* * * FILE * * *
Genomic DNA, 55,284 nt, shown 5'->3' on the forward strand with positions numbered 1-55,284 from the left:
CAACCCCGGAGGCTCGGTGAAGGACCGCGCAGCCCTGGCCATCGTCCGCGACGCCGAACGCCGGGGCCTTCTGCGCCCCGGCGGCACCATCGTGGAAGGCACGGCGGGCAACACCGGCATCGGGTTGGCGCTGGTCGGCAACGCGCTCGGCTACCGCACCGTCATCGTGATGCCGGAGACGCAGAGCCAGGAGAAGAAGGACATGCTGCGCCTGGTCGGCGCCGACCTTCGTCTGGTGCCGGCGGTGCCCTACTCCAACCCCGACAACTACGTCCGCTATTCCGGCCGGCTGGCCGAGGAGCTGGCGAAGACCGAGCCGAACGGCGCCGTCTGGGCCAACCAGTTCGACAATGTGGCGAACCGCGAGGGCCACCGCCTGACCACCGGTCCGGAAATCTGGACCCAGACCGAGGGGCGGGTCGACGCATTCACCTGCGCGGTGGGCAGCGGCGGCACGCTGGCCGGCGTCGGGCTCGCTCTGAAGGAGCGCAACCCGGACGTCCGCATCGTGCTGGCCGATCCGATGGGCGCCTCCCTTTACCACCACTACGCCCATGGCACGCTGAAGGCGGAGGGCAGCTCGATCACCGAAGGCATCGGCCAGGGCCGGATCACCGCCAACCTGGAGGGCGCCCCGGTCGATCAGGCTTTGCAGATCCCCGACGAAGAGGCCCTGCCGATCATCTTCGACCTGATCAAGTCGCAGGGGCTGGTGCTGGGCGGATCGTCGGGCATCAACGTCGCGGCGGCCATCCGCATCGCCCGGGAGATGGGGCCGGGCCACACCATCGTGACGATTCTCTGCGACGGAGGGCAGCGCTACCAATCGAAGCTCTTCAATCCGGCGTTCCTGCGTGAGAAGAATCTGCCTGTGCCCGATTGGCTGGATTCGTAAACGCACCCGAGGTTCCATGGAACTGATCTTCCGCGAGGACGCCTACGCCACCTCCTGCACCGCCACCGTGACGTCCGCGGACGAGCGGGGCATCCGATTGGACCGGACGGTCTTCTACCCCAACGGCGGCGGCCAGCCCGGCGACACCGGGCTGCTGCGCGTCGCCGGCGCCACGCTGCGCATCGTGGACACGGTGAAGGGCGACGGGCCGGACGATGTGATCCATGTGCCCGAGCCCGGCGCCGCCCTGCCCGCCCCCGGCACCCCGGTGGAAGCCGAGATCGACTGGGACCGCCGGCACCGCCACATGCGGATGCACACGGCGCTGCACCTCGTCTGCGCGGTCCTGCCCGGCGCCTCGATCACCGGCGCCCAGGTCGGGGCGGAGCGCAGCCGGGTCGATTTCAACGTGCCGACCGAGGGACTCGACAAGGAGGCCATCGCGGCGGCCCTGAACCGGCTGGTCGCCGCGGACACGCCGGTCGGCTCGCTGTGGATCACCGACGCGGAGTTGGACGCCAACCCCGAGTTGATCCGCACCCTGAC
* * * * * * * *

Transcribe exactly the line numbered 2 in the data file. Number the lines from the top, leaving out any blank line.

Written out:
CAACCCCGGAGGCTCGGTGAAGGACCGCGCAGCCCTGGCCATCGTCCGCGACGCCGAACGCCGGGGCCTTCTGCGCCCCGGCGGCACCATCGTGGAAGGCACGGCGGGCAACACCGGCATCGGGTTGGCGCTGGTCGGCAACGCGCTCGGCTACCGCACCGTCATCGTGATGCCGGAGACGCAGAGCCAGGAGAAGAAGGACATGCTGCGCCTGGTCGGCGCCGACCTTCGTCTGGTGCCGGCGGTGCCCTACTCCAACCCCGACAACTACGTCCGCTATTCCGGCCGGCTGGCCGAGGAGCTGGCGAAGACCGAGCCGAACGGCGCCGTCTGGGCCAACCAGTTCGACAATGTGGCGAACCGCGAGGGCCACCGCCTGACCACCGGTCCGGAAATCTGGACCCAGACCGAGGGGCGGGTCGACGCATTCACCTGCGCGGTGGGCAGCGGCGGCACGCTGGCCGGCGTCGGGCTCGCTCTGAAGGAGCGCAACCCGGACGTCCGCATCGTGCTGGCCGATCCGATGGGCGCCTCCCTTTACCACCACTACGCCCATGGCACGCTGAAGGCGGAGGGCAGCTCGATCACCGAAGGCATCGGCCAGGGCCGGATCACCGCCAACCTGGAGGGCGCCCCGGTCGATCAGGCTTTGCAGATCCCCGACGAAGAGGCCCTGCCGATCATCTTCGACCTGATCAAGTCGCAGGGGCTGGTGCTGGGCGGATCGTCGGGCATCAACGTCGCGGCGGCCATCCGCATCGCCCGGGAGATGGGGCCGGGCCACACCATCGTGACGATTCTCTGCGACGGAGGGCAGCGCTACCAATCGAAGCTCTTCAATCCGGCGTTCCTGCGTGAGAAGAATCTGCCTGTGCCCGATTGGCTGGATTCGTAAACGCACCCGAGGTTCCATGGAACTGATCTTCCGCGAGGACGCCTACGCCACCTCCTGCACCGCCACCGTGACGTCCGCGGACGAGCGGGGCATCCGATTGGACCGGACGGTCTTCTACCCCAACGGCGGCGGCCAGCCCGGCGACACCGGGCTGCTGCGCGTCGCCGGCGCCACGCTGCGCATCGTGGACACGGTGAAGGGCGACGGGCCGGACGATGTGATCCATGTGCCCGAGCCCGGCGCCGCCCTGCCCGCCCCCGGCACCCCGGTGGAAGCCGAGATCGACTGGGACCGCCGGCACCGCCACATGCGGATGCACACGGCGCTGCACCTCGTCTGCGCGGTCCTGCCCGGCGCCTCGATCACCGGCGCCCAGGTCGGGGCGGAGCGCAGCCGGGTCGATTTCAACGTGCCGACCGAGGGACTCGACAAGGAGGCCATCGCGGCGGCCCTGAACCGGCTGGTCGCCGCGGACACGCCGGTCGGCTCGCTGTGGATCACCGACGCGGAGTTGGACGCCAACCCCGAGTTGATCCGCACCCTGAC